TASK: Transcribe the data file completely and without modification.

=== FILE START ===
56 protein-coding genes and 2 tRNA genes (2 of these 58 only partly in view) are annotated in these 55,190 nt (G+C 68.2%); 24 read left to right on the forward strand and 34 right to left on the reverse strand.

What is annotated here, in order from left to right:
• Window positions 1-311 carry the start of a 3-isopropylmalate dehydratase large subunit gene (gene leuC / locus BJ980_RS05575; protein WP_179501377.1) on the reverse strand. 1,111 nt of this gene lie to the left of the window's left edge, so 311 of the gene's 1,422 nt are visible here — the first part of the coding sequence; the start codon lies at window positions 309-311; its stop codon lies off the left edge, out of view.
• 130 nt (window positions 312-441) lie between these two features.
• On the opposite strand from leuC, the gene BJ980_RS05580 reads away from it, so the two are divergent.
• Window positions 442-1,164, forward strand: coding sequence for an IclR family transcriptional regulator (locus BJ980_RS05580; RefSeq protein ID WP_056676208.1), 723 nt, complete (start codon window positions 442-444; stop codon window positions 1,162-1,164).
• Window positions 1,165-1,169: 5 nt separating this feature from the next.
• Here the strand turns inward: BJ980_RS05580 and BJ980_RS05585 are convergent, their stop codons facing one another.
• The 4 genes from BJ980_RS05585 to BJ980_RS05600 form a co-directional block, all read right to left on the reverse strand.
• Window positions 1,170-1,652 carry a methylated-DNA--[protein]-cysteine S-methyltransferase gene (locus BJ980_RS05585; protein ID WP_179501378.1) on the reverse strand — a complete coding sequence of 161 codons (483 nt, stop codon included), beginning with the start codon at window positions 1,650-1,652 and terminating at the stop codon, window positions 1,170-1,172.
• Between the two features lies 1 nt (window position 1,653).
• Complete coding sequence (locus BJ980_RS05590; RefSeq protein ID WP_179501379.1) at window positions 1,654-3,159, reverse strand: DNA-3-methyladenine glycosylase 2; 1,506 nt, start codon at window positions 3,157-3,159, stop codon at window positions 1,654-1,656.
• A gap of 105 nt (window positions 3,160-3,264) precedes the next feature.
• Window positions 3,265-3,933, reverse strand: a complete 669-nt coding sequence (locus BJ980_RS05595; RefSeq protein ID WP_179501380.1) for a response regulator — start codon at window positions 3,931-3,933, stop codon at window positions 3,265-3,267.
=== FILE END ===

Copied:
56 protein-coding genes and 2 tRNA genes (2 of these 58 only partly in view) are annotated in these 55,190 nt (G+C 68.2%); 24 read left to right on the forward strand and 34 right to left on the reverse strand.

What is annotated here, in order from left to right:
• Window positions 1-311 carry the start of a 3-isopropylmalate dehydratase large subunit gene (gene leuC / locus BJ980_RS05575; protein WP_179501377.1) on the reverse strand. 1,111 nt of this gene lie to the left of the window's left edge, so 311 of the gene's 1,422 nt are visible here — the first part of the coding sequence; the start codon lies at window positions 309-311; its stop codon lies off the left edge, out of view.
• 130 nt (window positions 312-441) lie between these two features.
• On the opposite strand from leuC, the gene BJ980_RS05580 reads away from it, so the two are divergent.
• Window positions 442-1,164, forward strand: coding sequence for an IclR family transcriptional regulator (locus BJ980_RS05580; RefSeq protein ID WP_056676208.1), 723 nt, complete (start codon window positions 442-444; stop codon window positions 1,162-1,164).
• Window positions 1,165-1,169: 5 nt separating this feature from the next.
• Here the strand turns inward: BJ980_RS05580 and BJ980_RS05585 are convergent, their stop codons facing one another.
• The 4 genes from BJ980_RS05585 to BJ980_RS05600 form a co-directional block, all read right to left on the reverse strand.
• Window positions 1,170-1,652 carry a methylated-DNA--[protein]-cysteine S-methyltransferase gene (locus BJ980_RS05585; protein ID WP_179501378.1) on the reverse strand — a complete coding sequence of 161 codons (483 nt, stop codon included), beginning with the start codon at window positions 1,650-1,652 and terminating at the stop codon, window positions 1,170-1,172.
• Between the two features lies 1 nt (window position 1,653).
• Complete coding sequence (locus BJ980_RS05590; RefSeq protein ID WP_179501379.1) at window positions 1,654-3,159, reverse strand: DNA-3-methyladenine glycosylase 2; 1,506 nt, start codon at window positions 3,157-3,159, stop codon at window positions 1,654-1,656.
• A gap of 105 nt (window positions 3,160-3,264) precedes the next feature.
• Window positions 3,265-3,933, reverse strand: a complete 669-nt coding sequence (locus BJ980_RS05595; RefSeq protein ID WP_179501380.1) for a response regulator — start codon at window positions 3,931-3,933, stop codon at window positions 3,265-3,267.